Eric Rudolph didn’t survive for five years in the far west of NC without a support network. Nobody was charged. Dylann Roof was not a lone psychopath. Nobody looked too hard at his support network.

  16. Jenny says:

    A maniacal administration.

    Albert Einstein said, “Stay away from negative people.  They have a problem for every solution.”

  17. e.a.f. says:

    good article.

    A Canadian, living in Canada, yes some of us live  elsewhere, when I looked at the recent events the first thing which went through my mind was terrorism by American terrorists, living in the U.S.A.   People were threatened by death due to the pipe bombs, 11 Americans of the Jewish faith were murdered, and two African Americans murdered.  That’s a lot of death in the U.S.A.   However, then there are all the shootings in the U.S.A. each and every day which kill people.  it runs into the tens of thousands and its just ignored except by the victims and their families.  Tens of thousands killed by drunk drivers and things just keep going.  Tens of thousands who die due to a lack of health care.  The U.S.A.’s high infant mortality rate.   Much of this is preventable.  The political/racist killings of the past week might not have been preventable in the opinion of some, but when dtrump mentioned he was a “nationalist” and then 11 people in a Synagogue were murdered, it didn’t surprise me.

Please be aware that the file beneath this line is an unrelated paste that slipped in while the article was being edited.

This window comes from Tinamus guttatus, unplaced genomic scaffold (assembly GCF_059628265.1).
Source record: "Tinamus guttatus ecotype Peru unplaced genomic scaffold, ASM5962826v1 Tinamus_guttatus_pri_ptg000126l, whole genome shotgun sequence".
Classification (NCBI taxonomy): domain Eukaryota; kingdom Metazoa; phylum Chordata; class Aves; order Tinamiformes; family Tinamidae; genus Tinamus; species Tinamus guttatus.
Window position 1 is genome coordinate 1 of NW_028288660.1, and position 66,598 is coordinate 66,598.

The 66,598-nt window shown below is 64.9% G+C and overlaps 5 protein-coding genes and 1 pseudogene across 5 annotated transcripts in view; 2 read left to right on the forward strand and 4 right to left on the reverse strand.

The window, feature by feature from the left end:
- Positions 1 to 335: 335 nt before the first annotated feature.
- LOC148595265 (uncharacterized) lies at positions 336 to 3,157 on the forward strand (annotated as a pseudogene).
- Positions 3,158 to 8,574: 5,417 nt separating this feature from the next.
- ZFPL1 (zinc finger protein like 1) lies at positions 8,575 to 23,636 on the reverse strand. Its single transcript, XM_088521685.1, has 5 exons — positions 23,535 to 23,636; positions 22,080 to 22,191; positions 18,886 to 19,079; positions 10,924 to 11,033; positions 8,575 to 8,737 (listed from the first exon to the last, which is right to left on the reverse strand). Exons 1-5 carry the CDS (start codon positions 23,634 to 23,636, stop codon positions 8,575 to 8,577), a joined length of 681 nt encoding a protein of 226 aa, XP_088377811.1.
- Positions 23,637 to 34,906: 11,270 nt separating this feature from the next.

I look at the U.S.A. and wonder how many Americans will come to Canada when the real shit hits the fan, because based on what my Mother told us, when we were children, about what went on in Europe prior and during WW II we haven’t seen anything yet.  Not to mention what went on in Cambodia.  people think it can’t happen in the U.S.A., well read some history.

    People have to live with the government they elect or some times die because of it.

  18. Tommy D Cosmology says:

    Absolutely! They are horrible when it comes to national security for the same reason they are horrible at everything else: they have shitty values and shitty intentions that lead to shitty policies (or just neglect) and shitty outcomes:
    The environment.
    9/11 (how many times did Condi say “they’re gonna do something with planes”?)
    The Iraq War. (The war of greed and prejudice)
    The Great Recession.
    Gun Violence.
    Hate Crimes.
    Drug policy.
    The economy.

    Their moral foundations are weak because they do not exercise empathy.

    But they do not care. So use their own words against them. They are weak on terrorism. We are not safe with them in charge.

    I don’t know what will work. There’s only about 10% that are persuadable in my opinion.